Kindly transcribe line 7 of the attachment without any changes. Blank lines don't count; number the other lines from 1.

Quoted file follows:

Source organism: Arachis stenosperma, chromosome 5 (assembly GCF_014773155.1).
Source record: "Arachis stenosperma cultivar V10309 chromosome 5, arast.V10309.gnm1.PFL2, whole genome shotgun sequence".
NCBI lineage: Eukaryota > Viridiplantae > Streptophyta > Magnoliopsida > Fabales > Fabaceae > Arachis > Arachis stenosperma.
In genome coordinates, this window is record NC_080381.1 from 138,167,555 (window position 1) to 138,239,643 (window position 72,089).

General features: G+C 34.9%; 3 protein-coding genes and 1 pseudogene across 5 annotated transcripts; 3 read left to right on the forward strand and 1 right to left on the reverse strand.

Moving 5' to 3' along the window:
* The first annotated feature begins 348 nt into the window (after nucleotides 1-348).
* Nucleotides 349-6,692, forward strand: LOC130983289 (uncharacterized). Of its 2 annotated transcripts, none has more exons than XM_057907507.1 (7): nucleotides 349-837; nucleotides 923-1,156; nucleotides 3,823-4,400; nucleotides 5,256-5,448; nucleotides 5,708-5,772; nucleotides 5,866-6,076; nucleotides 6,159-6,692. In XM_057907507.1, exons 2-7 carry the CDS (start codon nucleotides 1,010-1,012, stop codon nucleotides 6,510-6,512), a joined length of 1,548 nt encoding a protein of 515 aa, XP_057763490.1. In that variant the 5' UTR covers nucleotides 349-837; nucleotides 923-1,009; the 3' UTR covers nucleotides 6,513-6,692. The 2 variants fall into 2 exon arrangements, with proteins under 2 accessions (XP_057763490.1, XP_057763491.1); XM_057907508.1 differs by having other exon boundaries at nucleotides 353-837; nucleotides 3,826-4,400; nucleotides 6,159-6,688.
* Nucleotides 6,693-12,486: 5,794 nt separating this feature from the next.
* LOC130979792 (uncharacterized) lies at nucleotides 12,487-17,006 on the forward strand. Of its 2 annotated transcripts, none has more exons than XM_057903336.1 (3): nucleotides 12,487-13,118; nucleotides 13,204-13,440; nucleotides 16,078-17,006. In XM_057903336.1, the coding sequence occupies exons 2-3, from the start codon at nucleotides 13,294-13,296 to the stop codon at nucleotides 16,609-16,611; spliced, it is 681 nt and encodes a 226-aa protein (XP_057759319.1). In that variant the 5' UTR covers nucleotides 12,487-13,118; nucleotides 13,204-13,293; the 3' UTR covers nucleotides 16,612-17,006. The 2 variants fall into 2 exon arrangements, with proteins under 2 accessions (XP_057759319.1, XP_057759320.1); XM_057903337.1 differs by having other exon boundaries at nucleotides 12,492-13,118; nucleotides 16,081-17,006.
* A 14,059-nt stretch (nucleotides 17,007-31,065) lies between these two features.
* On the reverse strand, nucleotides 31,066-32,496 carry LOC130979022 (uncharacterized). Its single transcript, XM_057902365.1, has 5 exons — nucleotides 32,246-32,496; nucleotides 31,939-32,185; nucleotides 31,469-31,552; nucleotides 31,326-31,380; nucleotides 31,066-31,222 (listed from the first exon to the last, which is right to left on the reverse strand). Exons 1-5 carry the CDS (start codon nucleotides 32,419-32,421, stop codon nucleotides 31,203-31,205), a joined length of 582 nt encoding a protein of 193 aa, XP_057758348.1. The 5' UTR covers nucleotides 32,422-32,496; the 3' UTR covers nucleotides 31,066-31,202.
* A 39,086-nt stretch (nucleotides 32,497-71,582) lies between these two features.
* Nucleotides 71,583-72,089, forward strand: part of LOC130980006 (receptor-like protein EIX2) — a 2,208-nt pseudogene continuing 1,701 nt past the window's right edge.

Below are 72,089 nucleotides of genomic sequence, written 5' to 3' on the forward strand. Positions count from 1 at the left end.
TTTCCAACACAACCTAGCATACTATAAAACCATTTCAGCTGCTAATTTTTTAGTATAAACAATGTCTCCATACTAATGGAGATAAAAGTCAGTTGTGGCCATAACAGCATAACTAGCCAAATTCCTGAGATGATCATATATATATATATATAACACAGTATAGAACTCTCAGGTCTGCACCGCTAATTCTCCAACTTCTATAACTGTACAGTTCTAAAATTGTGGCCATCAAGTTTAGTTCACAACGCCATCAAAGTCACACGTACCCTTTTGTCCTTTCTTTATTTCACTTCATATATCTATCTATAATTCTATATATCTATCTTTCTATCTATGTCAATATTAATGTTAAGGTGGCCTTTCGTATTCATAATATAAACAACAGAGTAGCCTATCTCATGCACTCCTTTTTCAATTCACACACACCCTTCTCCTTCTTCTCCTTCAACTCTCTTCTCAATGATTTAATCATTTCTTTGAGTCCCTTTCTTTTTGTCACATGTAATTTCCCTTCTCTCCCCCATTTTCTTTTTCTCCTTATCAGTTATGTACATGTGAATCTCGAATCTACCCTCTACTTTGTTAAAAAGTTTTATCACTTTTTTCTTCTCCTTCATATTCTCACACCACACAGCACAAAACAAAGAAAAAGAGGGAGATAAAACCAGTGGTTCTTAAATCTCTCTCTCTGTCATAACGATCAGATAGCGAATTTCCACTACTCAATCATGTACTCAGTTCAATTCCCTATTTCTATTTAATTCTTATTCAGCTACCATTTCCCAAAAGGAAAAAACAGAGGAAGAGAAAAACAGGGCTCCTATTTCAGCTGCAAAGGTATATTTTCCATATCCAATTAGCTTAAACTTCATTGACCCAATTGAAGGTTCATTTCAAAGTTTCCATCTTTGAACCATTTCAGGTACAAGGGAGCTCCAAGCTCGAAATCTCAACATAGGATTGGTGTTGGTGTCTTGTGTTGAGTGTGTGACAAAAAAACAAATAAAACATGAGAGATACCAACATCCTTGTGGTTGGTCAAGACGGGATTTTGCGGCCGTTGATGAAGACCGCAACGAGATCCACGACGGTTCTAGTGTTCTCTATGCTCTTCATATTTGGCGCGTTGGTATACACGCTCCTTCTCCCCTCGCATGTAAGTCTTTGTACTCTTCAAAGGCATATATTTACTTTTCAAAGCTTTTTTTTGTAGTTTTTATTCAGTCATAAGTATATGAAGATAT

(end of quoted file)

* The first annotated feature begins 348 nt into the window (after nucleotides 1-348).